Friday May 19, the University of Illinois baseball team is honoring Major League Baseball Hall of Famer Lou Boudreau with Lou Boudreau Day for what’s now a doubleheader against the Iowa Hawkeyes. The day is being given in recognition of Boudreau being inducted in the first class of the University of Illinois Sports Hall of Fame in the Fall of this year. Boudreau attended the University of Illinois from 1935-1938, playing both baseball and basketball. In the 1936-37 season, both the basketball and baseball teams won Big Ten Conference titles. He attempted to become a three sport athlete at one point, trying out as a kicker for the football team. However, Illinois football coach Bob Zupke forgot about him, and he kicked for two hours. Boudreau’s leg was so sore that he had to spend the night in the hospital, and that was the end of his kicking career. Boudreau signed with the Cleveland Indians to play baseball in 1938, but he was able to finish his bachelors degree in education. He returned to Illinois to coach the freshman basketball team in 1939 and 1940. His baseball jersey number 5 was retired at Illinois in 1992. Red Grange and Dick Butkus are the only other Illinois players to have their numbers retired in any sport.
Boudreau would go on to have an outstanding career as a major league baseball player and manager. He was given thejob of player-manager of the Indians in 1942 at the age of 24. He was nicknamed the “boy manager.” To this day, he has the most wins of any Cleveland manager, with 728. As a player, he was a shortstop, who led the majors in hits in the 1940s, with 1578 hits.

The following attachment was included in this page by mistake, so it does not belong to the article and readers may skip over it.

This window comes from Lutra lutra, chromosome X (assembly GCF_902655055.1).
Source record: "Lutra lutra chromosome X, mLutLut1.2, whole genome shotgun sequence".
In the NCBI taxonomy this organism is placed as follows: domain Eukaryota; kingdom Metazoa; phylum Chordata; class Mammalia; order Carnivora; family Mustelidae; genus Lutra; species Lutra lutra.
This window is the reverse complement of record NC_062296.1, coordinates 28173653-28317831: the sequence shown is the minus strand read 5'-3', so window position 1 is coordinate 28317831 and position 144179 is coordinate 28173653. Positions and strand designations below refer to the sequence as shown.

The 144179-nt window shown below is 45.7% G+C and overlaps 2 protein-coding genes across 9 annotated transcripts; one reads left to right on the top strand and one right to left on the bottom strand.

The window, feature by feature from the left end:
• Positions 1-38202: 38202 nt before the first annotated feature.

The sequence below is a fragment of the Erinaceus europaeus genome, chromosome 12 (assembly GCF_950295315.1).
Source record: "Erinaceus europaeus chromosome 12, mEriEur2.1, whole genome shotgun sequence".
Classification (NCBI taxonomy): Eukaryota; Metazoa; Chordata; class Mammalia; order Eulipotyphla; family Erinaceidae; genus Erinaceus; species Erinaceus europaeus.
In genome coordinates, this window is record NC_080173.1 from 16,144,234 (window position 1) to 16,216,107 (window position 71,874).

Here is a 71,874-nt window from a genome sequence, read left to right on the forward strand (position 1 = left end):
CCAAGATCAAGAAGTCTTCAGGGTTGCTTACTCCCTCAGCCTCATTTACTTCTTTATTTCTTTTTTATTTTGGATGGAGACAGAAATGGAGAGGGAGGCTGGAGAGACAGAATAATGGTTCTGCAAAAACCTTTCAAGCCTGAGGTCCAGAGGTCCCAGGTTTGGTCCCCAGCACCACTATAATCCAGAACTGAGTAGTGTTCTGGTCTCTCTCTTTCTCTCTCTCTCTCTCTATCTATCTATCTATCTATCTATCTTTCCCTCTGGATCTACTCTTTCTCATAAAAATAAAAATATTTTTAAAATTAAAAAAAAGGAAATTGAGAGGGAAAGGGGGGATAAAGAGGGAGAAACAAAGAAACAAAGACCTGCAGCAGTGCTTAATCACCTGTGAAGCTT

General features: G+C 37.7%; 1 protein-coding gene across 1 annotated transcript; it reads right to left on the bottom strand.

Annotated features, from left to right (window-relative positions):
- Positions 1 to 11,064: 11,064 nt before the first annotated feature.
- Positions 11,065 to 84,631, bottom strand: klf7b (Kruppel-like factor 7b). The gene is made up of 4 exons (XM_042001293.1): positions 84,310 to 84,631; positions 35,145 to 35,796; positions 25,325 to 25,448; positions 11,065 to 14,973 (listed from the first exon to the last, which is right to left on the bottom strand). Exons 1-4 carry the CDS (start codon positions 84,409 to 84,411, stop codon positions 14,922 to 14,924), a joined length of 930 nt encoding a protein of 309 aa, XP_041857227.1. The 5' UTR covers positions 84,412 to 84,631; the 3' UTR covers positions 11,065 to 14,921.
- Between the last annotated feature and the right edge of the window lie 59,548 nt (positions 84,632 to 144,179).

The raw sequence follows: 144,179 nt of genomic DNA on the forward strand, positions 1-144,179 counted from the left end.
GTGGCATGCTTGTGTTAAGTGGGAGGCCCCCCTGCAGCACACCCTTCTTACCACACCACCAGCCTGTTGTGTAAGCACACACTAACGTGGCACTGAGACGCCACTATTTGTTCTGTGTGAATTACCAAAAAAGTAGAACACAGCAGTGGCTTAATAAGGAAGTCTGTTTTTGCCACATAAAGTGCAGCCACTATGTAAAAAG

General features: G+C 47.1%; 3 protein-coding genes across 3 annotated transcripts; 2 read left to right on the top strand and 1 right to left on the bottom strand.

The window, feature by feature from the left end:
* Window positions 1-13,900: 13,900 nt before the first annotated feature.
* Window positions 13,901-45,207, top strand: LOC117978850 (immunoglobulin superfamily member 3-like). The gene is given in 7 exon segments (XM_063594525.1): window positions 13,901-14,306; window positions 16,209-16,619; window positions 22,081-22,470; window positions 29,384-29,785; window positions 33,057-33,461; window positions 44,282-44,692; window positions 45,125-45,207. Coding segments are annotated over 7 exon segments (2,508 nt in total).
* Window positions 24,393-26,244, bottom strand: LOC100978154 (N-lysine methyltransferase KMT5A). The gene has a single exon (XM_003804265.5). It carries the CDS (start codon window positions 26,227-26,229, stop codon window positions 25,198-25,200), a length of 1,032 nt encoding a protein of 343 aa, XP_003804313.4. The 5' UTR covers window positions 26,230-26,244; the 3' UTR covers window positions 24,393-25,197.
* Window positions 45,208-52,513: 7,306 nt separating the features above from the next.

In 1948, Boudreau led his team to win the World Series over the Boston Braves. He was the MVP that season, hitting .355 with 18 home runs and 106 RBIs. At the end of the season, the Indians had one game playoff with Boston Red Sox for the American League Pennant at Fenway Park. Boudreau had two singles and two home runs to lead his team to an 8-3 victory, and the American League Pennant. Lou Boudreau is credited with being the first manager to use an overshift. An innovation he devised to stymie Ted Williams, who was a dead pull hitter. Boudreau’s career at Cleveland came to an end after the 1950 season. He played a couple of years for the Red Sox, was a player-manager in 1952, and bench manager from 1953-54. From 1955-1957, Boudreau managed the Kansas City Athletics. When he lost that job he was offered the job as color man on WGN radio’s coverage of Chicago Cubs baseball, a position that he held until the end of the 1988 season, except for a brief stint as the team’s manager the second half of the 1960 season. He nearly thirty years in the booth was the longest tenure as a broadcaster for the Cubs on radio. Doing the team’s games for almost twice as long as Harry Carey, who was with the Cubs for only sixteen seasons. In his time as a broadcaster, he also covered the Chicago Bulls, the Chicago Blackhawks, Big Ten football, and the IHSA Boys Basketball Tournament.
As a player, manager, and coach, Lou Boudreau was involved with Major League Baseball for fifty years. The things that he did after he left the University of Illinois are a credit to the school.